Clever, witty and unnervingly real—even in e-mail messages—illustrator and writer/storyteller Tayen Kim makes a living from creativity. Tayen works with various clients at a time, and also sells 5” x 7” prints of her work online for $15 a pop. Plus she shares plenty of cool-girl doodles on social media. Whimsical. Cartoonish. Fun. Tayen’s work includes mermaids, button noses, local landscapes, and even a cute little furry pup who could easily be modeled after your best friend’s dog (or your dog’s best friend).
Much of what Tayen shares is inspired by local people, places, and things, including favorite places in L.A. Our personal favorites (naturally) are her delightful #GettyInspired sketches.
Finish this sentence: I am ______.
A creepy weirdo? What are we going for here?
Tell us about your Getty sketches!
They’re sketches I did while visiting the Getty Center and Villa with some of my favorite artists in L.A. I like gathering and mobilizing people, and facilitating the best progress in them. So recently I’ve begun meeting with groups of artists so that we might inspire each other. Also, food.
What inspires you about the Getty?
I’ve visited the Getty Center, which happens to be a special and intimate place for me, many times—I spent my college years going there often for contemplation, and have viewed, in wide perspective, the city I love.
Who do you work for, what’s your process, and what would be your ideal work/art situation?
I get around. There are several clients who patronize me regularly and teams with whom I often collaborate, but I enjoy a varied work dynamic. I would enjoy a studio job for a bit, if I was passionate about the project, but likely not for a long, consecutive period. I was an in-house art director for an organization once for eight years, so I feel I’ve paid my dues.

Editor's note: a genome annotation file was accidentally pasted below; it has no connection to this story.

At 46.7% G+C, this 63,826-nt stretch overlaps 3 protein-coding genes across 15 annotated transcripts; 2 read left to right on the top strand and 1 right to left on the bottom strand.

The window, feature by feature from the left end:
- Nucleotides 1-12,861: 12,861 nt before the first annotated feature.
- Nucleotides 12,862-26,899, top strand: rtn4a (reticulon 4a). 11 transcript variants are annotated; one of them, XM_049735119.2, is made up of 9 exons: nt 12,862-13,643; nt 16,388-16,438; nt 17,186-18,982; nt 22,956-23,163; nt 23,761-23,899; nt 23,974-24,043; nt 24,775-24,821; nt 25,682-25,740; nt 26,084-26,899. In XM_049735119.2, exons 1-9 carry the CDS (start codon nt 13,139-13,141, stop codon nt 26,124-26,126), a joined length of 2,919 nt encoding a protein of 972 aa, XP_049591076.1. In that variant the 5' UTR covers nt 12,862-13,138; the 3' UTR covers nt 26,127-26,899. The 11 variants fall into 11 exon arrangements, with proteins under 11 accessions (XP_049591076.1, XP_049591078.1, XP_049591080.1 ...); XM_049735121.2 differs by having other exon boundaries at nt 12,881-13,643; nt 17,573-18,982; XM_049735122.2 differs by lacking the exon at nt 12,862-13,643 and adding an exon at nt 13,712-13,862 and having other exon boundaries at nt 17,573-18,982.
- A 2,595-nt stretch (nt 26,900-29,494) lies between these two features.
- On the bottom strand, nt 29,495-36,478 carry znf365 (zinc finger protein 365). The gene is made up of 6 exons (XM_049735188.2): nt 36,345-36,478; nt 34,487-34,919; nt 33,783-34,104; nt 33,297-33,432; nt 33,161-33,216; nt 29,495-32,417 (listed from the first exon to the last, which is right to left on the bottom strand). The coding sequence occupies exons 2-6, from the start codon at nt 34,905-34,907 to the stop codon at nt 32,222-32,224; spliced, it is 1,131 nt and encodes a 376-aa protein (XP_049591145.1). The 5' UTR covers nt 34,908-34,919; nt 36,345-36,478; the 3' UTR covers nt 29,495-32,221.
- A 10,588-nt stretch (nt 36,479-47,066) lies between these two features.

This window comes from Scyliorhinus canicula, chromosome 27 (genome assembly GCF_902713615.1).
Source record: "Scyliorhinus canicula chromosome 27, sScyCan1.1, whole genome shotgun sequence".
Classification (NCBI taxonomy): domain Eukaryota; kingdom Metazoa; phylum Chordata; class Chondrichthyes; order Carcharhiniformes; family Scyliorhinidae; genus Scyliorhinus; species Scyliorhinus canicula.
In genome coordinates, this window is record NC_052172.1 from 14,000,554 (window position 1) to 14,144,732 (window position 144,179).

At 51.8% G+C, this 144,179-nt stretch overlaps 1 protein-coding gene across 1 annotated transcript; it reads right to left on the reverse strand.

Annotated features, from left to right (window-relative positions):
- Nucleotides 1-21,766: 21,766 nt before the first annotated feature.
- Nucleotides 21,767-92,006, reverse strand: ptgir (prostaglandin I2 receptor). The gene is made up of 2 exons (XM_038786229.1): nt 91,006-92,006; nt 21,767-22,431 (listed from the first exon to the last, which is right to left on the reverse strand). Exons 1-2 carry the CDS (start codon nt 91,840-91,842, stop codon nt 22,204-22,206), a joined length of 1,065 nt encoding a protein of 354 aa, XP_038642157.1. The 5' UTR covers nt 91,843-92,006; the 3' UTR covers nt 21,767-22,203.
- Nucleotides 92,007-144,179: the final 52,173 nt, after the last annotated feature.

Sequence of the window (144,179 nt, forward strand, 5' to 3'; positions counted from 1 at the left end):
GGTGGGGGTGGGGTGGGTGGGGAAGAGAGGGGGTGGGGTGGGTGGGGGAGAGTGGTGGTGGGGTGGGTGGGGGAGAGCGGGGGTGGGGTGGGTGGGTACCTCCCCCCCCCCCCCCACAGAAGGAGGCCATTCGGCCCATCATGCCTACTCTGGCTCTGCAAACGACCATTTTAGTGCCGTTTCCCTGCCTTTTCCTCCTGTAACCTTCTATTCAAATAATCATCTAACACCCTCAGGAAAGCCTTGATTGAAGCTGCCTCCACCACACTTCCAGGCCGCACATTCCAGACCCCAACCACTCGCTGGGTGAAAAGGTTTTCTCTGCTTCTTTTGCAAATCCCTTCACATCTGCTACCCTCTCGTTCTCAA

Do you get the “writer’s block” of painting/illustrating? Is that a thing, and if so, does it have a name?
INDEED. I often post about it on social media. Doing so seems to be my creative outlet during times of drought. When the drawing think-meats are crippled, the writing ones tend to pick up the slack. I think many of us call it “art block”? “Creative block”? “Artist’s block”? Or just “blah.”
How do you feel about the whole “starving artist” stereotype?
Well, stereotypes exist because many people have often seen that situation or image, don’t they? I say an artist needs her art, and she also needs her work. Hopefully, at some point the two become the same thing, or at least overlap. However, until that happens, whatever one must to do to have both, one must do. Otherwise, what? You’re gonna die? Because you will die. In one way or another.
What do you do when you’re not working?
That’s difficult to say. I can be very artsy-fartsy and say that all of my life is art, and therefore every moment is spent “working” at my craft. But the sound of my core me rolling her eyes at that is making it difficult to type. I suppose, I should say the less creepy stuff. I cook, eat, watch movies, draw, and think about how to most efficiently keep the moulding in my living room dust-free. Oh, and go sketching at wonderful places, like the Getty! Can I get free parking for a year now?